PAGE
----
Academy Awards

Oscars: Do They Hate Kids?

"Room" has been acclaimed by critics for the performances of and as a mother and son held captive for years. Larson currently leads the Best Actress race according to 11 of the 20 expert Oscar journalists we've polled, but what about Tremblay? The film's distributor, A24, is campaigning him for Best Supporting Actor, which is more hospitable to younger actors than the lead category. Could he become the youngest winner in Oscar history?

While Shirley Temple won a honorary Oscar in 1934 at age six, the youngest competitive winner was Tatum O'Neal, who was 10 when she prevailed as Best Supporting Actress for "Paper Moon" in 1973. Tremblay turned nine on October 5, so he would set a new Oscar record.

But the Oscars have been more generous to girls than to boys. Three actresses have won Oscars before their 20th birthdays – O'Neal at 10, at 11 ("The Piano, " 1993) and Patty Duke at 16 ("The Miracle Worker, " 1962) – while no such actors have prevailed. To date, the youngest male acting champ is, who was 20 when he claimed Best Supporting Actor for "Ordinary People" in 1980.

Could Tremblay break new ground for child actors? Our forum posters are discussing his chances in our forums. Read some of their comments below, and click here to join the discussion. Make sure to make or edit your own Best Supporting Actor predictions using our easy drag-and-drop menu at the bottom of this post.

Xoxo0: It's one of the best performances of the year so far that is universally acclaimed by critics and by audiences whve has seen it … Since he’s perfection in this very difficult and demanding role, Jacob could pull the upset. It would be a refreshing change to not see the Oscar handed to another veteran for a lifetime achievement award.

Tennisfreak: Probably not. The Oscars are usually very reluctant to give young people awards and when they do it has always, always been actresses who have won as juveniles. That being said his and Brie Larson's performances are astonishing.

Gabriel: It's a lead performance, so I hope not. It wouldn't be fair to real supporting performances.

ConMan: Yes. I initially believed that the race would be between and Tremblay. After seeing "Beasts of No Nation, " I think Elba's performance is too slight to win … Plus "Room" is my predicted winner for Picture, so it's only fitting that Tremblay should be the frontrunner.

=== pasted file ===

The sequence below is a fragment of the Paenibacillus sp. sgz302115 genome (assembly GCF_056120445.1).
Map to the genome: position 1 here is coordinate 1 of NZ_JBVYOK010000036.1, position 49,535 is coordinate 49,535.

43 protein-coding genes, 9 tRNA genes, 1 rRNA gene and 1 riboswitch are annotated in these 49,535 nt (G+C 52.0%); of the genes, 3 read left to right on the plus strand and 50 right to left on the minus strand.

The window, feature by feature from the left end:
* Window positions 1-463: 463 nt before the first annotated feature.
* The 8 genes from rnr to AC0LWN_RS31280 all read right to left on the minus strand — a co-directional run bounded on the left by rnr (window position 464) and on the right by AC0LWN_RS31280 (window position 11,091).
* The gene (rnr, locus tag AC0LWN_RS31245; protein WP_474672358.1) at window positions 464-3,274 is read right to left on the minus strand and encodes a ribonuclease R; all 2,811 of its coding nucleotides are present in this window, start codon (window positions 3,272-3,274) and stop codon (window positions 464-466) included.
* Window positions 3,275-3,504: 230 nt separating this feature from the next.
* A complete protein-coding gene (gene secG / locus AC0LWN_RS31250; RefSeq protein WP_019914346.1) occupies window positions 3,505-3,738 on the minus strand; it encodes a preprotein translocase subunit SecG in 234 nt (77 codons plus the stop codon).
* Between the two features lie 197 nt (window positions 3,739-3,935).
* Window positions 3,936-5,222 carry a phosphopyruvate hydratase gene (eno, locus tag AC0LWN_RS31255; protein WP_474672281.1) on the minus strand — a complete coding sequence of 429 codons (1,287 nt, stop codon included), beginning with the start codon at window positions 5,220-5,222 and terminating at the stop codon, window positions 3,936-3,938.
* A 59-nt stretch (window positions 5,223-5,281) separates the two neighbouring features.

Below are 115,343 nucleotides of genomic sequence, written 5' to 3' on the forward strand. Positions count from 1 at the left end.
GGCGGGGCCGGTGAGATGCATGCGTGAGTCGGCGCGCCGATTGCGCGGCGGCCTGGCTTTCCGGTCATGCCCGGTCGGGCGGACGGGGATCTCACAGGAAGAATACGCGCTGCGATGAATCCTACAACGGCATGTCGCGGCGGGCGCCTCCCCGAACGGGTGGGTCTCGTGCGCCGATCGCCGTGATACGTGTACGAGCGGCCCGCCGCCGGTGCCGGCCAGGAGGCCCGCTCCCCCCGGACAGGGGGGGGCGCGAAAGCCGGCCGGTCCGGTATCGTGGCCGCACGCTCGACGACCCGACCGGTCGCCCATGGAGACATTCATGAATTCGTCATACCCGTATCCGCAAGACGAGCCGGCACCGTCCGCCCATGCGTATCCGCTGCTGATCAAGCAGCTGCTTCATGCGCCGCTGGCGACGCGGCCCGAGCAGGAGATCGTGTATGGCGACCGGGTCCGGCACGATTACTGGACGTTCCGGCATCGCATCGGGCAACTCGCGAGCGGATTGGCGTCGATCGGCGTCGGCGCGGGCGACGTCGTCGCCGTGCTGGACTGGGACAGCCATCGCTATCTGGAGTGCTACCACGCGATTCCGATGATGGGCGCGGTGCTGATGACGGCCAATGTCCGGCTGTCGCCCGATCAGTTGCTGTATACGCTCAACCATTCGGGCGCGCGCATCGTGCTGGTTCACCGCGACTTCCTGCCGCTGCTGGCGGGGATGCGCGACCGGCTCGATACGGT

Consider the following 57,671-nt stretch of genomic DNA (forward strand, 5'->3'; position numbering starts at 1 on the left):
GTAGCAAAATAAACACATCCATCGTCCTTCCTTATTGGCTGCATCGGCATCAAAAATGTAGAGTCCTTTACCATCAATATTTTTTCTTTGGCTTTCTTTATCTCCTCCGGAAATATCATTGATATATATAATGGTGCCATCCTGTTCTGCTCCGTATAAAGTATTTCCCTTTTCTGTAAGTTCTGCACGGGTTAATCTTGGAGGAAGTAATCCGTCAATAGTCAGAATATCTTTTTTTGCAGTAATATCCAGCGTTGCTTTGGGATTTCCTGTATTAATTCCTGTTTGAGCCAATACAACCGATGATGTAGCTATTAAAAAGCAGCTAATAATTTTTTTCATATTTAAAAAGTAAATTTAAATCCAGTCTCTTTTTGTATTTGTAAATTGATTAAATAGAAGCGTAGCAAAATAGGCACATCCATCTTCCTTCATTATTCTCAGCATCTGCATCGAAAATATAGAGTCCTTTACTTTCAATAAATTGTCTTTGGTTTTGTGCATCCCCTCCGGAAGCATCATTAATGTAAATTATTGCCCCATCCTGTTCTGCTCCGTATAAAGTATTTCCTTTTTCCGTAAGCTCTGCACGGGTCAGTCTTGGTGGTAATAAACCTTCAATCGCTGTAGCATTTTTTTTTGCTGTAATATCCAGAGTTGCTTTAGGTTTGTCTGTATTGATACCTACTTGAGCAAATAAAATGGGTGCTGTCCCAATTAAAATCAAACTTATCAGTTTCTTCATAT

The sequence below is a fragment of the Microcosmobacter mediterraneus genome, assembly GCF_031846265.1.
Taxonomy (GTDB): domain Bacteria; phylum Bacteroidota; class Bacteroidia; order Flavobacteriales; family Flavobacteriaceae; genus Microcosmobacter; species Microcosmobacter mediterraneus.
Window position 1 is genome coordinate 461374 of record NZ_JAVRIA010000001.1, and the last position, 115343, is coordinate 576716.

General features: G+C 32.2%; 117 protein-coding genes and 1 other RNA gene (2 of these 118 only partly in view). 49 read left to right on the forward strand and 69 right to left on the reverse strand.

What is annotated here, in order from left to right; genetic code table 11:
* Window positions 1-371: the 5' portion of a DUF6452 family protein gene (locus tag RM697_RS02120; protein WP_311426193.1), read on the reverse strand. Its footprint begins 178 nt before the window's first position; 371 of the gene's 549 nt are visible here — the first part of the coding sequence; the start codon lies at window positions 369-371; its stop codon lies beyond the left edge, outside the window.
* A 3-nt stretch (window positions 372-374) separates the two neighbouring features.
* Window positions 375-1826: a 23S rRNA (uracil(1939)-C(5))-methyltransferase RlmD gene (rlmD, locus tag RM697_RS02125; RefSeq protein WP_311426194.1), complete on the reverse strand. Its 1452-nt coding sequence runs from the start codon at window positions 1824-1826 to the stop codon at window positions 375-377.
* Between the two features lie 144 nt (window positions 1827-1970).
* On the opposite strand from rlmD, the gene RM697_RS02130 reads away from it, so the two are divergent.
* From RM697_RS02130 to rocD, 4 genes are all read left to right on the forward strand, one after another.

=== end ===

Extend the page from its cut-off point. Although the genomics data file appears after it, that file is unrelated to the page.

How do you think Tremblay will fare at the Oscars?

and you could earn a place of honor on our leaderboard and a starring role in next year's Top 24 Users (the two dozen folks who do the best predicting this year's Oscar nominations).

Last year, our Top 24 Users led the way with an accuracy rate of 76.67% when it came to predicting the Oscar nominations. Next up were Gold Derby's Editors with 74.44%, followed by the Experts with 71.11% and all Users with 68.09%. (Click on any of these groups to see what they got right and wrong last year.)

Which group will be victorious this year? Meet the guy who won our contest to predict the Oscar nominations last year - and learn how he did it and how you can be our next Gold Derby superstar.

As some of our Users turn out to be our smartest prognosticators, it's important that you give us your predictions. Your picks influence our Users racetrack odds, which also factor into our official combined odds.

Photo Credit: Michael Buckner/Variety/REX

"Harry Potter and the Deathly Hallows, Part 2" (2011)

"Harry Potter and the Deathly Hallows, Part 2" certainly deserved to be nominated for Best Picture, according to two key measures. Film critics loved it (87 score at Metacritic) and film-goers too (highest-grossing film of 2011 with $381 million in U.S. ticket sales). However, all serious Oscarologists knew that academy members would shrug it off because voters almost always treat kid-centric films as, well, kid's stuff.

Take, for example, "Billy Elliot" and "Home Alone" in past years - both got overlooked for Best Picture too. Yes, "Toy Story 3" recently got nommed for the top Oscar, but only when the list was expanded to 10 entries. The first two installments got skunked when only five films could be nominated.

Daniel Radcliffe is keenly aware of this bias too. "I don't think the Oscars like commercial films, or kids' films, unless they're directed by Martin Scorsese, " he recently growled to reporters. "I was watching 'Hugo' the other day and going, 'Why is this nominated and we're not?' I was slightly miffed."

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